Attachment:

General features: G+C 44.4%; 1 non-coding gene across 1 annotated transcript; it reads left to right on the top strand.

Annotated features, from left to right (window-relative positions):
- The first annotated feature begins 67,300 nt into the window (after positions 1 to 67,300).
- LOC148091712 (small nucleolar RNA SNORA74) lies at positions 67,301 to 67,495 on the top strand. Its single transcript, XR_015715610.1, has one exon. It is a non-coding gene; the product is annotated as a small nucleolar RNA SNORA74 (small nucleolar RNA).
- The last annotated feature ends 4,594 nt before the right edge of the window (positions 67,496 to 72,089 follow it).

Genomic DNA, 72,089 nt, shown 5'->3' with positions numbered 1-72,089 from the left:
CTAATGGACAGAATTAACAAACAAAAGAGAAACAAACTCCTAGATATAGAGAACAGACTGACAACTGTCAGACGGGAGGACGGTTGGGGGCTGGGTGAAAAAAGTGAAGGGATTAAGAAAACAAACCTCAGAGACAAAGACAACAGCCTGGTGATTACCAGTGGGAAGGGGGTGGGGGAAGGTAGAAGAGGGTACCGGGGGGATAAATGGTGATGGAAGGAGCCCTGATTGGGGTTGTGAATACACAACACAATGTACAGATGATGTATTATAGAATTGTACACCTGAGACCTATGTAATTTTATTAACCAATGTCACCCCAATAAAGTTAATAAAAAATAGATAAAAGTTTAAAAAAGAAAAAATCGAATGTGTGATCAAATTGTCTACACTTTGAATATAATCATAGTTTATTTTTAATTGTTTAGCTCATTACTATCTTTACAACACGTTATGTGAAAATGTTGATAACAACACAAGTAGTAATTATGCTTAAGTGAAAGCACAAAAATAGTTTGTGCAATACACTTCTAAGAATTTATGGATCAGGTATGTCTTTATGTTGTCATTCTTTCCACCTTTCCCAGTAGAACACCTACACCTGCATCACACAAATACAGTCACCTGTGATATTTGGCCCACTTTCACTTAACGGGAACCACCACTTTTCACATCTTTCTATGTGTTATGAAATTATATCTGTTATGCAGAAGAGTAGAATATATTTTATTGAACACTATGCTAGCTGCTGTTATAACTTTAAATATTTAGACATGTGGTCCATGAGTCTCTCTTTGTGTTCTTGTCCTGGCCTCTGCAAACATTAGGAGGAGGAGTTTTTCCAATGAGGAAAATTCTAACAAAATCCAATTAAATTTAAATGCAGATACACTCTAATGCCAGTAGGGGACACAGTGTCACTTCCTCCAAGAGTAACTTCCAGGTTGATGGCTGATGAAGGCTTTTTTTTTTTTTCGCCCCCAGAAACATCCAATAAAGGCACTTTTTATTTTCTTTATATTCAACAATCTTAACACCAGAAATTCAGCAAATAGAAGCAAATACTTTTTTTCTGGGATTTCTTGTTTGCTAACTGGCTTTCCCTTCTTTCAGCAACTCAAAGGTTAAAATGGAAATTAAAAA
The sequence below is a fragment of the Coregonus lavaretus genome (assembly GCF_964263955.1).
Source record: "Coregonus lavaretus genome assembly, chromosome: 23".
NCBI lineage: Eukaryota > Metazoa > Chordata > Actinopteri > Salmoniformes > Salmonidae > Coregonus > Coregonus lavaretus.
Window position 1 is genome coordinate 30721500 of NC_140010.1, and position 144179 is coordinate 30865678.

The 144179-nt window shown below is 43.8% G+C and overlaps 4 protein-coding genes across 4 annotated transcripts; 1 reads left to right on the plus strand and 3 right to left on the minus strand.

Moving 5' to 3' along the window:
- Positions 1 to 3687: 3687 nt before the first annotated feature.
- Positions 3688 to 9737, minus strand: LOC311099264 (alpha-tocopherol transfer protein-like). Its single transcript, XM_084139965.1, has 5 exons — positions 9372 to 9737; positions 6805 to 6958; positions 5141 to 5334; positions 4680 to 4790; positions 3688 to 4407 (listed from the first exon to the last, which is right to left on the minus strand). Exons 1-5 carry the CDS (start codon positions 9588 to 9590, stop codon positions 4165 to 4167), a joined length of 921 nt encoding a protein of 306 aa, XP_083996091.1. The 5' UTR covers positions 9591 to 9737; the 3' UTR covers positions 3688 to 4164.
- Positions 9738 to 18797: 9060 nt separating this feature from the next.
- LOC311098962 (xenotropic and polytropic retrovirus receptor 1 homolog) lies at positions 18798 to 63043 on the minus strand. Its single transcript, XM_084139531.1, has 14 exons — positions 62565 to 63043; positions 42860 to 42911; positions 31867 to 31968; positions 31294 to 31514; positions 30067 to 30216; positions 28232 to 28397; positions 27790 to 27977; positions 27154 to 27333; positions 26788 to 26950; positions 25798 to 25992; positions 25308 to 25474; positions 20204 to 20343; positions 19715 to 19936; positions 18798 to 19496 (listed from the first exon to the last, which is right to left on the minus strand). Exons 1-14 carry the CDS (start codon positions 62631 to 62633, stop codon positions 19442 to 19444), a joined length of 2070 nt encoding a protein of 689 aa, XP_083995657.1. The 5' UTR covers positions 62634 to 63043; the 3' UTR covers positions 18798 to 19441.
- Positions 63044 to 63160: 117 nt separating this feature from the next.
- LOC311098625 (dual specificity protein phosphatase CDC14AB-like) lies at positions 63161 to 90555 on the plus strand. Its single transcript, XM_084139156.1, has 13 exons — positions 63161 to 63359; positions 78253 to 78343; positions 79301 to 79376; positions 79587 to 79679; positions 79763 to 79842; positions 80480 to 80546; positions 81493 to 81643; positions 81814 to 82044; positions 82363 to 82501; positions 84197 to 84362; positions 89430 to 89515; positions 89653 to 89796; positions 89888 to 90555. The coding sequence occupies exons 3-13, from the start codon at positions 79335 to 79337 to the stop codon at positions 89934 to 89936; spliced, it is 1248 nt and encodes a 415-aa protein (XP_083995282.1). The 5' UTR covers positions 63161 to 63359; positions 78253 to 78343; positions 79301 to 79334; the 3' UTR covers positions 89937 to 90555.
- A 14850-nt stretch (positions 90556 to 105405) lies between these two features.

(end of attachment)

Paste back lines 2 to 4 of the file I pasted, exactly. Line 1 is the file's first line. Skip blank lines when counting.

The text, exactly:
Annotated features, from left to right (window-relative positions):
- The first annotated feature begins 67,300 nt into the window (after positions 1 to 67,300).
- LOC148091712 (small nucleolar RNA SNORA74) lies at positions 67,301 to 67,495 on the top strand. Its single transcript, XR_015715610.1, has one exon. It is a non-coding gene; the product is annotated as a small nucleolar RNA SNORA74 (small nucleolar RNA).